Road Scholar has announced that it has chartered the cruise ship Aegan Odyssey for three years beginning in 2020. While the well-known educational travel organization has had tour groups on various cruise ships from time-to-time, this is the first time that Road Scholar will have full control of a cruise ship for such an extended period.
The ship Road Scholar has chartered for its cruise program is the Aegean Odyssey. This ship began life in 1973 as the cargo ship Narcis. She was subsequently converted to a passenger vessel and sailed for various owners under the names including Alkyon, Aegean Dolphin and Dolphin. In 2007, she was purchased by Voyages to Antiquity and given a major refurbishment. The ship underwent additional refurbishment this year in anticipation of Road Scholar assuming full control of her in 2020.
Road Scholar has stated that it selected this ship because: “We have successfully operated more than 100 programs on the ship since 2010, it has won several cruise ship awards and our participants consistently rave about the ship.”
Aegean Odyssey is a small ship of 12,094 gross tons. It is capable of accommodating 350 passengers and has a crew of 180, which gives it a good passenger to crew ratio. The ship has a library, a spa, salon, small pool, and a full fitness studio. There is also a buffet restaurant and an ala carte main dining room. (See deck plans)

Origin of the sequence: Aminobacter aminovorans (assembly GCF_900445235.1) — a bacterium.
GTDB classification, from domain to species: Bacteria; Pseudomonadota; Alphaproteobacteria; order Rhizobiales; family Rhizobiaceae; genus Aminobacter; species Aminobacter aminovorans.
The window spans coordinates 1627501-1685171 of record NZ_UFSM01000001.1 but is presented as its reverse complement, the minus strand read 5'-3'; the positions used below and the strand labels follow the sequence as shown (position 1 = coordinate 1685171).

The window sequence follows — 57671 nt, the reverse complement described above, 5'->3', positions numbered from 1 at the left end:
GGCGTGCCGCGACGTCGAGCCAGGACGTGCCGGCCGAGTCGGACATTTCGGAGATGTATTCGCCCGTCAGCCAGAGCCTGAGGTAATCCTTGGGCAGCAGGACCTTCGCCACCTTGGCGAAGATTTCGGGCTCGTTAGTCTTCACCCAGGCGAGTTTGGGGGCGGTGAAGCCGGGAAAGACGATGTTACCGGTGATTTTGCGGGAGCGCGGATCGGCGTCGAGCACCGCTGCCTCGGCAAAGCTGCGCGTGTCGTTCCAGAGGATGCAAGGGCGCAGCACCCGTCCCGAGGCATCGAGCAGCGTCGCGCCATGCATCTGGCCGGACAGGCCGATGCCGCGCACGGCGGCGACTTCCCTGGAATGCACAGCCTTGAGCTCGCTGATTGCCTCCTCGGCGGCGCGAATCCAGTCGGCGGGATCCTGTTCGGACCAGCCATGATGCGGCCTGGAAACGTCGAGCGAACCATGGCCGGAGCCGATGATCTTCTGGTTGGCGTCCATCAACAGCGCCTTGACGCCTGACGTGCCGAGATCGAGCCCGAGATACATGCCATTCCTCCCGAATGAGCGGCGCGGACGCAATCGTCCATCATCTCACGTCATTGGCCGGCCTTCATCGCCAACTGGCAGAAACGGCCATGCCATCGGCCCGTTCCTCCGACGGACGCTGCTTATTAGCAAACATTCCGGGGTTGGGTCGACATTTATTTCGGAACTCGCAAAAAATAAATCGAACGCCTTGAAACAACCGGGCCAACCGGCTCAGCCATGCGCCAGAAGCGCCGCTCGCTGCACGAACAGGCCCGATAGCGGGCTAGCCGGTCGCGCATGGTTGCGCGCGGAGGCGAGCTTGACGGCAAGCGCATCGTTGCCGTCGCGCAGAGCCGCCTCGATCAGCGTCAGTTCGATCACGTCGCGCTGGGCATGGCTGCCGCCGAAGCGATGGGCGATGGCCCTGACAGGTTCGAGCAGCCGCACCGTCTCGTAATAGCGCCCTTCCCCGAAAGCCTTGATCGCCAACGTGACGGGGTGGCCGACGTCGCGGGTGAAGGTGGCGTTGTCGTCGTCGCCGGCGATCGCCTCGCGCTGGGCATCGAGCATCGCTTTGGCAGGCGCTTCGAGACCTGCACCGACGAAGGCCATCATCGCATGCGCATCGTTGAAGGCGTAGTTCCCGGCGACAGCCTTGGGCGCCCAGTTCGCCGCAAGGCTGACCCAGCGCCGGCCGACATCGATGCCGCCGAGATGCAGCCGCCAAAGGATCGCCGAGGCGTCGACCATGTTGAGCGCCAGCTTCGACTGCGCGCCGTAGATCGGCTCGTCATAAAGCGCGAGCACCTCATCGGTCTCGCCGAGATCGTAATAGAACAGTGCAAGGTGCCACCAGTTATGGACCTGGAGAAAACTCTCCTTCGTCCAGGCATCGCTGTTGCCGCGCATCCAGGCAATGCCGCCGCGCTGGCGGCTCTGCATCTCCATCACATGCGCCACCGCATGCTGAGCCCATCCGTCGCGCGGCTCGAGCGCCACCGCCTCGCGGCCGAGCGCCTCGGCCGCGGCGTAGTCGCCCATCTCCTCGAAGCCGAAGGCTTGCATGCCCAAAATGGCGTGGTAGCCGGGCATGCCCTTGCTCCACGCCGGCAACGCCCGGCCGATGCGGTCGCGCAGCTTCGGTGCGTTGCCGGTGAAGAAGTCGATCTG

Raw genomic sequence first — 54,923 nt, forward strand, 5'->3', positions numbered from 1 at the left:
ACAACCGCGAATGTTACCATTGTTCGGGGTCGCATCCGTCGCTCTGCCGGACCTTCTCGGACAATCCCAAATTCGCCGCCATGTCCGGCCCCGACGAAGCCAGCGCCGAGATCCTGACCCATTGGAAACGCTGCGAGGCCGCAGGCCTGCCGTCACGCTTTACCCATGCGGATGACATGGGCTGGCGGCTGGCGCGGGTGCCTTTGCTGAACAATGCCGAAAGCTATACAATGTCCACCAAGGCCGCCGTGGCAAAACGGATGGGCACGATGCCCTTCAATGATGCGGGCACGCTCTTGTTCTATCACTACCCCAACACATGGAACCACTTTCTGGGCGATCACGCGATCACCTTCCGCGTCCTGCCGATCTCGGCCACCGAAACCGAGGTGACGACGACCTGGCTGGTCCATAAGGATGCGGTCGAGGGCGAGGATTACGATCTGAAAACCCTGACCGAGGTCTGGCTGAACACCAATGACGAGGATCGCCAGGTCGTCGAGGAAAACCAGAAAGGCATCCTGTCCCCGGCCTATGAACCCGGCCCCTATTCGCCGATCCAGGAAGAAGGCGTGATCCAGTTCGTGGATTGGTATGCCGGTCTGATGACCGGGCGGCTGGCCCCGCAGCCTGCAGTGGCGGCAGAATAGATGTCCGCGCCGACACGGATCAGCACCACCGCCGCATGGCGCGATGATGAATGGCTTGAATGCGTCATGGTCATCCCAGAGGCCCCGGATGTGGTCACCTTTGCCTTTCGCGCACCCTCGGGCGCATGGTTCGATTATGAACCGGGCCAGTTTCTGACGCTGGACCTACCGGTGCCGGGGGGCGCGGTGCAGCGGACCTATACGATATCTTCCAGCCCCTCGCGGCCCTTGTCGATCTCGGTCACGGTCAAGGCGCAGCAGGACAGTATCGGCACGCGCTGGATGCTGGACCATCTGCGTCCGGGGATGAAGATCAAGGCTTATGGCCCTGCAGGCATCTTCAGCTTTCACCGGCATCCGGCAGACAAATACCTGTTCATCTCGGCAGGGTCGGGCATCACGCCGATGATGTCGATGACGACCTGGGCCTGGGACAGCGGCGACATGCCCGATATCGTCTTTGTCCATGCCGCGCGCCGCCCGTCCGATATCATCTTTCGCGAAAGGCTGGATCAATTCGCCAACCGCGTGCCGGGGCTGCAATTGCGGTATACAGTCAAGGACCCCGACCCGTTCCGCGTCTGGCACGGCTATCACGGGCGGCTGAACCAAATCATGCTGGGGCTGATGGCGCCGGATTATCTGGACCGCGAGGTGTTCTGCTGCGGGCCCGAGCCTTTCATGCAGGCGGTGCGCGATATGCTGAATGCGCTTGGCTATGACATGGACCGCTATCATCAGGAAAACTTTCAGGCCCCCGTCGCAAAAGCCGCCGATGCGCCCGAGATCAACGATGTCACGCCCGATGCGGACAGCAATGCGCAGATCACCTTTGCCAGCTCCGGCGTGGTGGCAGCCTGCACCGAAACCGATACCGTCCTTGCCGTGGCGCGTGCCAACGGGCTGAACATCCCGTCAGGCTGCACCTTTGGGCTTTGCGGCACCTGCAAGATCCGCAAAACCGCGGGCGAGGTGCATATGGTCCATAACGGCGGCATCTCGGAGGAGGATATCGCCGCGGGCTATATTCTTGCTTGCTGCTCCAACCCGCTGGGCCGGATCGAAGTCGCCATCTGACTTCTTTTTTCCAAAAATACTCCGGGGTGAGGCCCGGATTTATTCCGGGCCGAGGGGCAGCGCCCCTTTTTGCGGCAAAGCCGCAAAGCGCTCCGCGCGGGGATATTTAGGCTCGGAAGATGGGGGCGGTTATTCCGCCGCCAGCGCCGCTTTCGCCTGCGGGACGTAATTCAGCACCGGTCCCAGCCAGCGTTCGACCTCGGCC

The ship's small size will allow her to get into ports that large cruise ships cannot. Of course, the small size also means that she does not have all the “wow” features of today's mega-cruise ships but that is not the type of experience that the people Road Scholar hopes to attract are interested in. Rather, the target passengers are those looking for cultural enrichment.
Traditionally, the cruise industry has been skeptical of emphasizing cultural enrichment on cruises, preferring a “fun in the sun” approach. Some notable exceptions have been Cunard, Regent Holland America and Celebrity Cruises. However, now, even mass market lines such as Carnival Cruise Lines have been experimenting with including mental stimulation programs on some voyages.
The results of a national survey commissioned by Road Scholar support its move into cruising. One thousand men and women age 55 and older were asked for their views on travel. It found that educational travel was chosen as the most popular option for keeping brains vital and engaged. 85 per cent of respondents reported the belief that travel increases life expectancy. 55 per cent of respondents indicated that a small ship (250-400 guests) voyage would be the most appealing, rather than a large ship serving 3,000 or more guests.
Road Scholar plans to provide cultural enrichment both through lectures presented aboard the Aegean Odyssey and through shore excursions in the various ports visited by the ship.
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